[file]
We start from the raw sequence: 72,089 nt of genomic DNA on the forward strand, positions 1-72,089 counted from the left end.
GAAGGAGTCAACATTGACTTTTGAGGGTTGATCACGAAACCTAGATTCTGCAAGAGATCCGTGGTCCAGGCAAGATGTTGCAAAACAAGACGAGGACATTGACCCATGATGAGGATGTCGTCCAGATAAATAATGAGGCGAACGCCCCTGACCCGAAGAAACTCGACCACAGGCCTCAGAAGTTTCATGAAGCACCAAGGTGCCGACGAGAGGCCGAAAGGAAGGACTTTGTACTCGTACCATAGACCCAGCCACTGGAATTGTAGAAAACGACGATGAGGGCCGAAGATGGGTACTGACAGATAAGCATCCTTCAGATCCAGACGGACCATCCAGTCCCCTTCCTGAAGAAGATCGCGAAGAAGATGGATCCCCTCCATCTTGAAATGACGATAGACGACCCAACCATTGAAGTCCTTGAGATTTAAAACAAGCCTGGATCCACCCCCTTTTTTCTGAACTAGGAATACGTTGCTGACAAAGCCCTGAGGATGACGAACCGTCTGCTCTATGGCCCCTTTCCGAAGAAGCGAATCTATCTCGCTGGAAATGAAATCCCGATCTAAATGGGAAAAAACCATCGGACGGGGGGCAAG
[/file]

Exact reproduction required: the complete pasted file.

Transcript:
We start from the raw sequence: 72,089 nt of genomic DNA on the forward strand, positions 1-72,089 counted from the left end.
GAAGGAGTCAACATTGACTTTTGAGGGTTGATCACGAAACCTAGATTCTGCAAGAGATCCGTGGTCCAGGCAAGATGTTGCAAAACAAGACGAGGACATTGACCCATGATGAGGATGTCGTCCAGATAAATAATGAGGCGAACGCCCCTGACCCGAAGAAACTCGACCACAGGCCTCAGAAGTTTCATGAAGCACCAAGGTGCCGACGAGAGGCCGAAAGGAAGGACTTTGTACTCGTACCATAGACCCAGCCACTGGAATTGTAGAAAACGACGATGAGGGCCGAAGATGGGTACTGACAGATAAGCATCCTTCAGATCCAGACGGACCATCCAGTCCCCTTCCTGAAGAAGATCGCGAAGAAGATGGATCCCCTCCATCTTGAAATGACGATAGACGACCCAACCATTGAAGTCCTTGAGATTTAAAACAAGCCTGGATCCACCCCCTTTTTTCTGAACTAGGAATACGTTGCTGACAAAGCCCTGAGGATGACGAACCGTCTGCTCTATGGCCCCTTTCCGAAGAAGCGAATCTATCTCGCTGGAAATGAAATCCCGATCTAAATGGGAAAAAACCATCGGACGGGGGGCAAG